If you want to learn how to build a website, I highly recommend the Codecademy Web Development Courses. BUT, it’ll take a long time to learn HTML & CSS (if that’s all you plan to learn) and then it’s incredibly boring and time-intensive to blog in those languages. That’s why I chose to build my blog with the Ruby plugin Jekyll and host it on GitHub Pages. As long as you know your way around a terminal, you can write simple blog posts in Markdown and have Jekyll convert those into blog posts! In fact, I made this whole page in a few minutes using these techniques :) First, you’ll want to install Jekyll. I use Ubuntu Linux, so I followed the tutorial located here.

This is what installing Jekyll looked like on my system: Install Jekyll Dependencies

This actually isn’t my first time blogging with Jekyll. I have had my personal blog hosted on GitHub Pages for a few months now. However, I’ve never taken advantage of using Git to work on my website from more than one computer. As you can see in this next terminal block, I fetched my website from my GitHub account, so that I can work on it on this new computer: Fetch Jekyll Website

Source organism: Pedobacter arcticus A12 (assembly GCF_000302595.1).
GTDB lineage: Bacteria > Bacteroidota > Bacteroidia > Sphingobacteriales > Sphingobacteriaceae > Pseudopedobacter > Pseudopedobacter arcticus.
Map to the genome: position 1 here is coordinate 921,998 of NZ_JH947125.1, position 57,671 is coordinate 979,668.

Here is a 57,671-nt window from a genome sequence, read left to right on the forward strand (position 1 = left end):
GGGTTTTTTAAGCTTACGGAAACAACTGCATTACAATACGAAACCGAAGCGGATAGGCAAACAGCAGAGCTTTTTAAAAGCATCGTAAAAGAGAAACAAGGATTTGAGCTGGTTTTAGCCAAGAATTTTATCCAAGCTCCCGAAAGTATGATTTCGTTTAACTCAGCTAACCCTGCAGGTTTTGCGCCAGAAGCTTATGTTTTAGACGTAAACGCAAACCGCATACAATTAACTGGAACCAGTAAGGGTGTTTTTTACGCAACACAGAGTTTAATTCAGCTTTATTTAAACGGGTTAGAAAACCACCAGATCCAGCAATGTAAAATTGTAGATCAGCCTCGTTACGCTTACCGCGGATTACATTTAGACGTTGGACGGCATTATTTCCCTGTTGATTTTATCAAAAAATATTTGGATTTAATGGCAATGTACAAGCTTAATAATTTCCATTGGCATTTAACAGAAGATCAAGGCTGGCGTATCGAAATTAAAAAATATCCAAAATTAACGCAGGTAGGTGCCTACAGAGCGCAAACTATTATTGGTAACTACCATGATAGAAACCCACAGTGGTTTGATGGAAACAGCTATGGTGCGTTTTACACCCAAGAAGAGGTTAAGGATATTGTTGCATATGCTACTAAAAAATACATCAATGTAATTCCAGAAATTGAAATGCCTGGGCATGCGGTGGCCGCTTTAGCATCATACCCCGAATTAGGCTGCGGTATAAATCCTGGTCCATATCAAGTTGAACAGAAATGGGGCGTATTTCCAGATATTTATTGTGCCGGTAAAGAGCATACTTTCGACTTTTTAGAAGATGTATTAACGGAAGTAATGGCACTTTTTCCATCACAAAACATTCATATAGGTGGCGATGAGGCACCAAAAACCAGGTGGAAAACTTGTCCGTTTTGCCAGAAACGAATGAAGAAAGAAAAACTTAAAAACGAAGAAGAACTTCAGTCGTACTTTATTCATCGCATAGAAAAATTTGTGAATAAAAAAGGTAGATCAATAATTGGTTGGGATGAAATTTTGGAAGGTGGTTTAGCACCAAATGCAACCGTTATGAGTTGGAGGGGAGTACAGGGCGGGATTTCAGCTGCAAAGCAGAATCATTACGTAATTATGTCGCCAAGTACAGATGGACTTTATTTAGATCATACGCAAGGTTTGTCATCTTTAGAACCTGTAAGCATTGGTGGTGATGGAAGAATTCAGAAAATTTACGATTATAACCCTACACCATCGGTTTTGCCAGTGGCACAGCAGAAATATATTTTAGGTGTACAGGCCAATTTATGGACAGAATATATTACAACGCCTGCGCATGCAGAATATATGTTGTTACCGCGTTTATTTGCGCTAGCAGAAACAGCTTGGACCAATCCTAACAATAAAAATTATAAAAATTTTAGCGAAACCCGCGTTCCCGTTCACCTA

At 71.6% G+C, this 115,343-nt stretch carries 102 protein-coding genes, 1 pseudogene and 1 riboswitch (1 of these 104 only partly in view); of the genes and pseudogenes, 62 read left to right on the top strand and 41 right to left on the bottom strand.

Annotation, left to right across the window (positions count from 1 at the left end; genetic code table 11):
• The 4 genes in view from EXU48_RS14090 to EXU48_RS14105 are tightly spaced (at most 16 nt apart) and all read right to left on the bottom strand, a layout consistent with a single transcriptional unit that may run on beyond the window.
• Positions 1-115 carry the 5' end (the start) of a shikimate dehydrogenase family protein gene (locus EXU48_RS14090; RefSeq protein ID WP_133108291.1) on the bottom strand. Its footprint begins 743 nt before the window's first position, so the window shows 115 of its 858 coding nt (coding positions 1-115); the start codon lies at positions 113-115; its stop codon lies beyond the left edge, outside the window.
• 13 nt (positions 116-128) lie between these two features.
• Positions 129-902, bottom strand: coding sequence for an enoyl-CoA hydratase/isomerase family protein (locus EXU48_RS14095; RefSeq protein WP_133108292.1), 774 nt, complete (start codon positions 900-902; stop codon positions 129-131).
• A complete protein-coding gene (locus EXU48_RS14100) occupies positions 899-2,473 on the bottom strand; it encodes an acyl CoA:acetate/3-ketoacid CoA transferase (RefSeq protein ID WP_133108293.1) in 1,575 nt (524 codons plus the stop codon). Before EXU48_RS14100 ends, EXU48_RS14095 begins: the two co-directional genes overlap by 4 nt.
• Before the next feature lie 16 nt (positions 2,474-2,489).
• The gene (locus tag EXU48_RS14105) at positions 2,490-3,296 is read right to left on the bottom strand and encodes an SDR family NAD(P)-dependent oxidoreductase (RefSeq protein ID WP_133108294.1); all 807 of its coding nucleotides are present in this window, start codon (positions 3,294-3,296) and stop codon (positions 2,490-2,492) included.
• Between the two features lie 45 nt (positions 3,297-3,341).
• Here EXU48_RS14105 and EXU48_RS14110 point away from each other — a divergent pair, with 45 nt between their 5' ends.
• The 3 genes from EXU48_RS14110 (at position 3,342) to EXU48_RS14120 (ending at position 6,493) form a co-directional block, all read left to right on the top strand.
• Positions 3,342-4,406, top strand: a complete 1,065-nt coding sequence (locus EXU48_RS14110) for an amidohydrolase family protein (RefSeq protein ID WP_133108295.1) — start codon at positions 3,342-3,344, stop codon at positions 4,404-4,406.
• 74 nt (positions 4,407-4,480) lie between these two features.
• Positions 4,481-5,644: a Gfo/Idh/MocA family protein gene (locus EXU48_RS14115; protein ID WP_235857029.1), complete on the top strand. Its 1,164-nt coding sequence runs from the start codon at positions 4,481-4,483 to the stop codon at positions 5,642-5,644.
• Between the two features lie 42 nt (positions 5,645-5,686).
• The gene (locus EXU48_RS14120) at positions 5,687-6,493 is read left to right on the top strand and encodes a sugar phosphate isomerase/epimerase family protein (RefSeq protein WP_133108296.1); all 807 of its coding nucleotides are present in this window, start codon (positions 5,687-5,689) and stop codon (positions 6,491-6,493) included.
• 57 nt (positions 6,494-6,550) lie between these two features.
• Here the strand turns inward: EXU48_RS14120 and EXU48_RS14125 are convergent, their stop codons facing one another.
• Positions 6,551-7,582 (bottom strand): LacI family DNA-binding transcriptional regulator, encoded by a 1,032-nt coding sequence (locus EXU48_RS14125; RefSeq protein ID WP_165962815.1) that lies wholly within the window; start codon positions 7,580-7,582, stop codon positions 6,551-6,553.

Hosting the website on your personal computer for testing is another simple terminal command: Jekyll Serve

Now all I have to do is navigate to my local server address and here’s my website: Locally Hosted Website

I really do love Jekyll! It makes blogging a breeze and I am very excited to start sharing more examples of my coding journey on this site! If you’re thinking about learning to make websites, and you’ve got the time, I think it’s worth learning the finer details of HTML and CSS. But, if you just want to start a good-looking blog without having to deal with Wordpress, then Jekyll is the plugin to use. My favorite aspect of Jekyll is that it’s the preferred static-site generator for GitHub pages. I’m getting plenty of practice with GitHub even when I’m not coding. It’s the perfect way to build your skills as a programmer!